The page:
The Other

The Other


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Product Details

ISBN-13: 9781783084524
Publisher: Anthem Press
Publication date: 06/26/2016
Series: Anthem Cosmopolis Writings
Edition description: Translatio
Pages: 288
Product dimensions: 5.00(w) x 15.90(h) x 0.80(d)

About the Author

Ece Vahapoglu is one of Turkey’s best-known broadcasters, a prominent media personality with her own TV shows and best-selling books and a celebrity wellness role model.

Victoria Holbrook is currently a self-employed writer and translator. She received her M.A. and Ph.D. both in Near Eastern Studies from Princeton University.

Read an Excerpt

The Other

By Ece Vahapoglu

Wimbledon Publishing Company

Copyright © 2009 Ece Vahapoglu
All rights reserved.
ISBN: 978-1-78308-453-1


"Have you ever kissed a woman?"

Kubra was startled. This was a question she had not expected. They often sparred in conversation and she was used to Esin's curiosity about the religious life and the turban, but she wasn't ready to have such a subject spoken of out loud.

"N ... no," she managed to say.

Esin averted her gaze shyly, with a slightly flirtatious air and looked up at the ceiling. She gently tossed back her blonde hair.

"Hmmm. I've never tried it either. I wonder what it's like to kiss someone of the same sex."

What was Esin trying to say?

Kübra felt uncomfortably hot. Her own emotions frightened her, probably for the first time in her life. She felt guilty and ashamed. She longed to sense Esin's skin, feel her breath and lie down beside her.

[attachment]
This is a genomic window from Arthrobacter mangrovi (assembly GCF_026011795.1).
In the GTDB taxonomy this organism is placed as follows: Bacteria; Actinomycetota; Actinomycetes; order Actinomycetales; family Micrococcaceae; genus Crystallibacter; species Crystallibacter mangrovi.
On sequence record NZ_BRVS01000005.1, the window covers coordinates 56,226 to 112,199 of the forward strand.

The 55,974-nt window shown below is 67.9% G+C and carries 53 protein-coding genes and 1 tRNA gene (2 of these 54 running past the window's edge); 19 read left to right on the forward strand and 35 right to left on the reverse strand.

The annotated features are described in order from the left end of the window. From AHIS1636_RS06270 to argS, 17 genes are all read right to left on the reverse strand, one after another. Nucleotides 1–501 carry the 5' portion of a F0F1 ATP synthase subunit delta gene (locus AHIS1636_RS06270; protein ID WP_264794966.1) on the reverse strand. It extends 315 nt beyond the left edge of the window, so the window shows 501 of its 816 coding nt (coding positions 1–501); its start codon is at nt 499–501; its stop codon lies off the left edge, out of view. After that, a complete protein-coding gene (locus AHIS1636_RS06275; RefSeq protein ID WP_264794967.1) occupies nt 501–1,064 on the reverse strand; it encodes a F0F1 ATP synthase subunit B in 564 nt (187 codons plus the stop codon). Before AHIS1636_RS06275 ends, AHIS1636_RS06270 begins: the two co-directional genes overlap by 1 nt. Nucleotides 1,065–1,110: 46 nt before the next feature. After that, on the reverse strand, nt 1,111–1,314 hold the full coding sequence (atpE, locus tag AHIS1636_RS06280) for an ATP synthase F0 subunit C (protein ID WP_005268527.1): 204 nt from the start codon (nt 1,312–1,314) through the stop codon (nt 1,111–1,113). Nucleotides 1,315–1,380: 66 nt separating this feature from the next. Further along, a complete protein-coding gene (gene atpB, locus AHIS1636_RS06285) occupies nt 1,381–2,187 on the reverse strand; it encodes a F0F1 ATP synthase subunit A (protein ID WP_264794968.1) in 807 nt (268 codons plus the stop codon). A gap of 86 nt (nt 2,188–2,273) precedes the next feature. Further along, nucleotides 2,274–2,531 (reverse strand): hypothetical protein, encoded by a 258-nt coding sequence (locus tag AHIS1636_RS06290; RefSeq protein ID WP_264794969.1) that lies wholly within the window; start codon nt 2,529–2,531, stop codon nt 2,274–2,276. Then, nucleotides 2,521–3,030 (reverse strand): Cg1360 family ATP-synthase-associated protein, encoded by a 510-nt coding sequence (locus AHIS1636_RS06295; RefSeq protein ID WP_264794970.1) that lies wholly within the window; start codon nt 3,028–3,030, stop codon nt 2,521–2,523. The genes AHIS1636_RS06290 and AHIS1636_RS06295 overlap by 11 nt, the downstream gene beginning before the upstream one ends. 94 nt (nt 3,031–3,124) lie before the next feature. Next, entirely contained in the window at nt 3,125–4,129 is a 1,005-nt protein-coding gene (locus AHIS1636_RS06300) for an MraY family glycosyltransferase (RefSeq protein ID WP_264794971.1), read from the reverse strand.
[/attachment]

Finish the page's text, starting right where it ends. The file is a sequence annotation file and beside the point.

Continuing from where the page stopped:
She wanted her.

She couldn't sleep for several nights. She had crossed the line; she felt attracted to a woman. She had always wanted to love innocently. She didn't want anyone to know. She didn't even want Esin to know. She was ashamed.

Kübra enjoyed being with a woman who'd married for love. She enjoyed Esin's company more than that of the boy she was being forced to marry. Her fiancé did not excite her at all. Maybe deep down, she envied Esin, who could tell? Esin felt a secret bond with this girl, although Kübra came from a world she knew nothing about. Through Kübra's eyes she saw herself differently. Without her, she might never have discovered the woman she now saw in herself: a woman who could love the other without prejudice, welcome her into her life; a different sort of woman, one who didn't shun religion; a person not all that different from Esin but someone she hadn't known existed until now.